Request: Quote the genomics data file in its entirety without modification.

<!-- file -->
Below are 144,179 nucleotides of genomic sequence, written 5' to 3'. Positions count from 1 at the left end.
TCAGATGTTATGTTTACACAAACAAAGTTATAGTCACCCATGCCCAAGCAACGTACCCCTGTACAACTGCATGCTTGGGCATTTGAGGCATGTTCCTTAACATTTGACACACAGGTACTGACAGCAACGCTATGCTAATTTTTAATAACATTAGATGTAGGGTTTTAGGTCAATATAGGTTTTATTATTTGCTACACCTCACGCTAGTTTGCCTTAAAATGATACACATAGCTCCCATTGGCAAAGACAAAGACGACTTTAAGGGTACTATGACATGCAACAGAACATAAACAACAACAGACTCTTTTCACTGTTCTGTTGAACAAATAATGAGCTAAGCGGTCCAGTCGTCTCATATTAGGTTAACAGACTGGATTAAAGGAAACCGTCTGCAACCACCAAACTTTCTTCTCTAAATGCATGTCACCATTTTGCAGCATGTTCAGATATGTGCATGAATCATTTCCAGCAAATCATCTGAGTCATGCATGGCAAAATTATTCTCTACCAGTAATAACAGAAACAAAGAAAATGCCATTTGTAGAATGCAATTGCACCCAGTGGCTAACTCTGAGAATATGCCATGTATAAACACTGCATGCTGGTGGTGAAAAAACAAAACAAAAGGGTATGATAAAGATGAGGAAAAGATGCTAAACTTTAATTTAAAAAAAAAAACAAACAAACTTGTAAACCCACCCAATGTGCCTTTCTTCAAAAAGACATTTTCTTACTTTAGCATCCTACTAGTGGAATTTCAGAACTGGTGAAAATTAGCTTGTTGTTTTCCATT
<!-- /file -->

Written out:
Below are 144,179 nucleotides of genomic sequence, written 5' to 3'. Positions count from 1 at the left end.
TCAGATGTTATGTTTACACAAACAAAGTTATAGTCACCCATGCCCAAGCAACGTACCCCTGTACAACTGCATGCTTGGGCATTTGAGGCATGTTCCTTAACATTTGACACACAGGTACTGACAGCAACGCTATGCTAATTTTTAATAACATTAGATGTAGGGTTTTAGGTCAATATAGGTTTTATTATTTGCTACACCTCACGCTAGTTTGCCTTAAAATGATACACATAGCTCCCATTGGCAAAGACAAAGACGACTTTAAGGGTACTATGACATGCAACAGAACATAAACAACAACAGACTCTTTTCACTGTTCTGTTGAACAAATAATGAGCTAAGCGGTCCAGTCGTCTCATATTAGGTTAACAGACTGGATTAAAGGAAACCGTCTGCAACCACCAAACTTTCTTCTCTAAATGCATGTCACCATTTTGCAGCATGTTCAGATATGTGCATGAATCATTTCCAGCAAATCATCTGAGTCATGCATGGCAAAATTATTCTCTACCAGTAATAACAGAAACAAAGAAAATGCCATTTGTAGAATGCAATTGCACCCAGTGGCTAACTCTGAGAATATGCCATGTATAAACACTGCATGCTGGTGGTGAAAAAACAAAACAAAAGGGTATGATAAAGATGAGGAAAAGATGCTAAACTTTAATTTAAAAAAAAAAACAAACAAACTTGTAAACCCACCCAATGTGCCTTTCTTCAAAAAGACATTTTCTTACTTTAGCATCCTACTAGTGGAATTTCAGAACTGGTGAAAATTAGCTTGTTGTTTTCCATT